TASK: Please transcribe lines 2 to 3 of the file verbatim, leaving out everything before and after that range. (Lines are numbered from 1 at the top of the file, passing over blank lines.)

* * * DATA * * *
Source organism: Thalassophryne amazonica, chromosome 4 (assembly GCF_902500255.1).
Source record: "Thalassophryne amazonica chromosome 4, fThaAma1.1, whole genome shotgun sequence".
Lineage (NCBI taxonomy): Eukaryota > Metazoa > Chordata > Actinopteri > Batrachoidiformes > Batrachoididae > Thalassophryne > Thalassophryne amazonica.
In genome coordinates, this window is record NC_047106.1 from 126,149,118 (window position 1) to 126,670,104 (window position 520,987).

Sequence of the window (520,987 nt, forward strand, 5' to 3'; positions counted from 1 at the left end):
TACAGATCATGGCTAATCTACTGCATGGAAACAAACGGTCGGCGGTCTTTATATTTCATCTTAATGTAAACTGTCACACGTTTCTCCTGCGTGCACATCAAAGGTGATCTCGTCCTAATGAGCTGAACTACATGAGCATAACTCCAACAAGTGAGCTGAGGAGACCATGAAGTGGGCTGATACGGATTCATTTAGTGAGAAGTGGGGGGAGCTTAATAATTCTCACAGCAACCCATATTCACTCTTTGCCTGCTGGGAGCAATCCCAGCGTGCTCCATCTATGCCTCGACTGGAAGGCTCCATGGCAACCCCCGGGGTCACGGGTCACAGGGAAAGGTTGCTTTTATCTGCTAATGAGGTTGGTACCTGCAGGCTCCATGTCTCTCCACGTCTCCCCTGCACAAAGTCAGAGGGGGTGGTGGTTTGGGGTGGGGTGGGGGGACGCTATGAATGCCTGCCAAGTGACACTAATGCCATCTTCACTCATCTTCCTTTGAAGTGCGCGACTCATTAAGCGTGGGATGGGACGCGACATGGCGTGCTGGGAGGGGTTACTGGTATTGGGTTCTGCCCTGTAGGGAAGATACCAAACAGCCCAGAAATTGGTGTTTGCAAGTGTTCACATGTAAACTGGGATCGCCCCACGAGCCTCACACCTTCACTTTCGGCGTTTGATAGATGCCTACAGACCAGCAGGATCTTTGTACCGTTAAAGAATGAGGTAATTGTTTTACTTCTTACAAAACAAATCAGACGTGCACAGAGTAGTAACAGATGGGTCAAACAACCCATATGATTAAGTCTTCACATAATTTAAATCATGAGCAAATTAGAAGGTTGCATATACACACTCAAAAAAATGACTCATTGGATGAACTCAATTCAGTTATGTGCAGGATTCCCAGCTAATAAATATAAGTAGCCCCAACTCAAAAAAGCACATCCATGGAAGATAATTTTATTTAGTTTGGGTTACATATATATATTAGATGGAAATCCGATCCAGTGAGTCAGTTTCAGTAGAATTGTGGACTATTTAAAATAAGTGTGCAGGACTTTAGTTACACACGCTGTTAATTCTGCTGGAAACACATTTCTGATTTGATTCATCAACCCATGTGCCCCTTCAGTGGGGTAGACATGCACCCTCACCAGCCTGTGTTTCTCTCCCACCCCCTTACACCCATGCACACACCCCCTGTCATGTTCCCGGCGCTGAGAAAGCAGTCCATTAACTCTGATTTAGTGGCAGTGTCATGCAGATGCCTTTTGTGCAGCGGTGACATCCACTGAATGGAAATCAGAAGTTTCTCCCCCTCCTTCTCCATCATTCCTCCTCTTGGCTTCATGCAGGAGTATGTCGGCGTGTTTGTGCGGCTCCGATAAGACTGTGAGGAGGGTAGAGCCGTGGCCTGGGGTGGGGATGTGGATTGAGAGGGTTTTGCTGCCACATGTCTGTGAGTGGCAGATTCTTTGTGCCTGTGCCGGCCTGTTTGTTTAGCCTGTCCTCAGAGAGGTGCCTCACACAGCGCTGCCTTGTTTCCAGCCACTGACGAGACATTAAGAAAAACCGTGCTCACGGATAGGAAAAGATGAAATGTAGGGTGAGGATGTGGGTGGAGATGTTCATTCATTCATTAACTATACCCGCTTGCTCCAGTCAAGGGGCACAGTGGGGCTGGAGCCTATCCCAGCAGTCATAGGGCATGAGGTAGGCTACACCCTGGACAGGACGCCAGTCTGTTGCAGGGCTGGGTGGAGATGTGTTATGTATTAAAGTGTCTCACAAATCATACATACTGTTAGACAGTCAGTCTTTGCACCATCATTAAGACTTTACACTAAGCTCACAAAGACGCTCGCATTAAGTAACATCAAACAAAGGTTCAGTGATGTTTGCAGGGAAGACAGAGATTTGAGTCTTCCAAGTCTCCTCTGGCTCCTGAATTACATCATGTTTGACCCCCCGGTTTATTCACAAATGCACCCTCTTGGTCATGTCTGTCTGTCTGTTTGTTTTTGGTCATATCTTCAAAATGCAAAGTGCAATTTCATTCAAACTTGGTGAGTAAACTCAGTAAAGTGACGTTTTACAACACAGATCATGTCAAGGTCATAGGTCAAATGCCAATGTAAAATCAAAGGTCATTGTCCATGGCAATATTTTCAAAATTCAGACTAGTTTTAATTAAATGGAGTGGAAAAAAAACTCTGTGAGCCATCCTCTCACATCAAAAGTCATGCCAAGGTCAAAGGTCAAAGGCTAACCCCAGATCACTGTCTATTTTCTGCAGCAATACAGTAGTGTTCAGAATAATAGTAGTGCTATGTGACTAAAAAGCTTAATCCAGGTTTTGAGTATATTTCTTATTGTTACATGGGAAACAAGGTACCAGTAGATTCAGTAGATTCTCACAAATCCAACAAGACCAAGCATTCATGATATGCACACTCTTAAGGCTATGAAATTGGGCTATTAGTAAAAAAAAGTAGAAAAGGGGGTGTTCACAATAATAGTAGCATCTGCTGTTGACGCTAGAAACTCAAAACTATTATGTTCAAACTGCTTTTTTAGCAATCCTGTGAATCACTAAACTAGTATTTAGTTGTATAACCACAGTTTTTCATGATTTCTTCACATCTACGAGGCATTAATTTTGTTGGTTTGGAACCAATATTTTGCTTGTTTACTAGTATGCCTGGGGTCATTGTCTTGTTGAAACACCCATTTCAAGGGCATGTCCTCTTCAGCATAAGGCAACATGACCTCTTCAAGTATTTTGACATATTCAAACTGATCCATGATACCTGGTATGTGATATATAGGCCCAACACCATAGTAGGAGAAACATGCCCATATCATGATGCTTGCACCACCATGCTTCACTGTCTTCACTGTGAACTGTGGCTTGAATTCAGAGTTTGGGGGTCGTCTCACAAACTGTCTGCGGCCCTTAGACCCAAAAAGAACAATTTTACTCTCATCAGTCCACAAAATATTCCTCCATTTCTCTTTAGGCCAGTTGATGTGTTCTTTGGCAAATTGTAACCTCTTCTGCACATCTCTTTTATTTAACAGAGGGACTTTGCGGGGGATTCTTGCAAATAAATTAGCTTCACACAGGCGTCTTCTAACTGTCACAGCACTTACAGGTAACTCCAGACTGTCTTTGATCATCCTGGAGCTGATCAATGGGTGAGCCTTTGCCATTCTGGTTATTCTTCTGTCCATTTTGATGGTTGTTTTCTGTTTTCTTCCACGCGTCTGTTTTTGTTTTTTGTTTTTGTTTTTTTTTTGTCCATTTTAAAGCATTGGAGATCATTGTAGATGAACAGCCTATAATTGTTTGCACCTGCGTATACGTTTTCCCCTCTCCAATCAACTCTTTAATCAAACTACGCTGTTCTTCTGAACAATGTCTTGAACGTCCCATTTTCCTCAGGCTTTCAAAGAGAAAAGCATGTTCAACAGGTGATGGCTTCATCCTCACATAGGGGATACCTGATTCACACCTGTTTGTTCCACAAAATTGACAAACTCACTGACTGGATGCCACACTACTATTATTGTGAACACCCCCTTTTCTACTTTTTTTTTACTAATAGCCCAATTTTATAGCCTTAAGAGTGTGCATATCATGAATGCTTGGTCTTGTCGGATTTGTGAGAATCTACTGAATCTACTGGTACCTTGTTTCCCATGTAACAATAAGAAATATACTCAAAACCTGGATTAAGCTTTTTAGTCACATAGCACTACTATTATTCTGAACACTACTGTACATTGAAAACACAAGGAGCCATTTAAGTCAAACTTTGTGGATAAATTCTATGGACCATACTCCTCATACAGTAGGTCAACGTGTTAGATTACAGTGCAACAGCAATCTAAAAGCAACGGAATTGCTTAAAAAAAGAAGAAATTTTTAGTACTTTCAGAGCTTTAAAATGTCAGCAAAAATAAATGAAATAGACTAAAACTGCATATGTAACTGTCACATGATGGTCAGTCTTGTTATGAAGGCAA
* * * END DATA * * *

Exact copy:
Source record: "Thalassophryne amazonica chromosome 4, fThaAma1.1, whole genome shotgun sequence".
Lineage (NCBI taxonomy): Eukaryota > Metazoa > Chordata > Actinopteri > Batrachoidiformes > Batrachoididae > Thalassophryne > Thalassophryne amazonica.